- Associated Press - Wednesday, August 3, 2011

ABIDJAN, Ivory Coast — Young men who were only recently shooting at each other are now doing push-ups side by side in a boot camp.

But in Ivory Coast’s far west, armed fighters still attack and steal from the population, almost 700,000 of whom are too afraid to return home.

As President Alassane Ouattara met with President Obama on July 29 in Washington, Ivory Coast’s national reconciliation was showing both surprising promise and worrisome failure.

Three months ago, Mr. Ouattara was finally able to assume the presidency after former leader Laurent Gbagbo, who had refused to concede defeat in the November presidential election, finally yielded. It took the assistance of U.N. and French troops to ultimately force him from office.

Now a new national army exists on paper, but the rebel forces that fought to bring Mr. Ouattara to power still reign on the ground.

Amnesty International released a report last week accusing Mr. Ouattara’s Republican Forces of the Ivory Coast of continuing to carry out violence and intimidation against ethnic groups accused of having supported Mr. Gbagbo.

Almost 700,000 people remain in camps for displaced people in the country’s remote far west and in refugee camps across the porous jungle border in Liberia and Guinea.

“If not addressed quickly, the very serious consequences of the recent wave of insecurity and displacement will have further repercussions during the coming years and may fuel growing discontent and unrest, undermining efforts to promote reconciliation in a country torn apart by a decade of ethnic strife and violent conflict,” the report said.

About 335 miles away, the atmosphere in the country’s biggest city, Abidjan, is overwhelmingly positive. Here, a public-works campaign continues at a feverish pace.

Potholes are being filled, and teams of street sweepers are hauling away years of accumulated garbage in an effort to visibly herald the beginning of a new era.

The national police are back on the streets, replacing the heavily armed rebels who brought Mr. Ouattara to power. The rebels have been instructed to leave their assault rifles on base, largely ridding the streets of the previously ubiquitous guns.

At a military base in the city’s most notoriously pro-Gbagbo district of Yopougon, thousands of fighters drawn from both sides of the conflict have been recruited into a civic service boot camp destined to prepare some of them to join the new national army and train the rest with basic job skills so as to ease their return to civilian life.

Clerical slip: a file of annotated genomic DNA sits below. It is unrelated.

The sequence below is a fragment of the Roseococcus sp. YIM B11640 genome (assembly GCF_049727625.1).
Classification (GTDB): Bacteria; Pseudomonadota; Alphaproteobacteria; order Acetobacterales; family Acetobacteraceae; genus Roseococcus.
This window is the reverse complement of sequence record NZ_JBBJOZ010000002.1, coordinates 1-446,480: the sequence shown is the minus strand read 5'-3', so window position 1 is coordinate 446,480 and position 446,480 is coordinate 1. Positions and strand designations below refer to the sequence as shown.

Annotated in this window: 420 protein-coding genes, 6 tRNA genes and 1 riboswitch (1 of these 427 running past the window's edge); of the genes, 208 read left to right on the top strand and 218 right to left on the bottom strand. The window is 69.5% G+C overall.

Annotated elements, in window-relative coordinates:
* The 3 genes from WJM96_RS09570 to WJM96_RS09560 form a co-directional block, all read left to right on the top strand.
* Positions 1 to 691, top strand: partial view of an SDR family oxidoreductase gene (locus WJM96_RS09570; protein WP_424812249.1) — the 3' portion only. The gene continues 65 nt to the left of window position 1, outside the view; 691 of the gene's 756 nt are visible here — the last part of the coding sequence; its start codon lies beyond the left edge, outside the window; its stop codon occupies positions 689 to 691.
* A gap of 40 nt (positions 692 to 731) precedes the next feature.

The military command structure has been so integrated at the base that a formerly pro-Gbagbo militia leader salutes a pro-Ouattara rebel commander, who in turn answers to a former navy officer, who continued to fight for Mr. Gbagbo even weeks after his arrest.

The camp’s chief, Maj. Ousmane Coulibaly, is in charge of the entire district of Yopougon. His last 10 years were spent in the rebellion, where he adopted the nom de guerre “bin Laden” for his bushy beard.

Now in his office, he sits behind a laptop computer and wears a crisp military mustache, insisting that the conflict is definitively over. He points outside to the field full of uniformed former combatants marching in formation as proof.

“If they can sleep side by side in barracks, then we can all put this conflict behind us,” he said.

Yet behind these displays of reconciliation, a pervading culture of criminality continues.

The local press reports on armed robberies, kidnappings and killings in Abidjan almost every day. Last month, the French Embassy sent a security message to French citizens warning that “incidents of unequaled gravity are still being reported.”

Earlier last month, the United Nations sent a panic through the international aid community when it reported “incidents of home intrusion, banditry and theft continue” in some of the city’s wealthiest neighborhoods.

Much of the problem stems from the rebel command structure, which has yet to be dismantled. Abidjan, like the rest of the country, is divided among commanders who still call themselves warlords.

While they wait to receive appointments in the future army, their zones of responsibility remain personal fiefdoms, where they act as judge, jury and occasionally executioner.

Last month, when one commander refused to rein in his men’s looting and commandeering in an Abidjan suburb, the commander from an adjacent zone removed him by force in a firefight that included heavy weapons fire that lasted all afternoon.

Local reporters gathered for a reconciliation ceremony nearby were surprised by the battle, which was widely reported in the local press.

Maj. Coulibaly said that rivalry between warlords will not be a problem in the long run.

“We all know each other well. We’ve been working side by side for years,” he said. “When the time comes, we will all enter a centralized command structure.”

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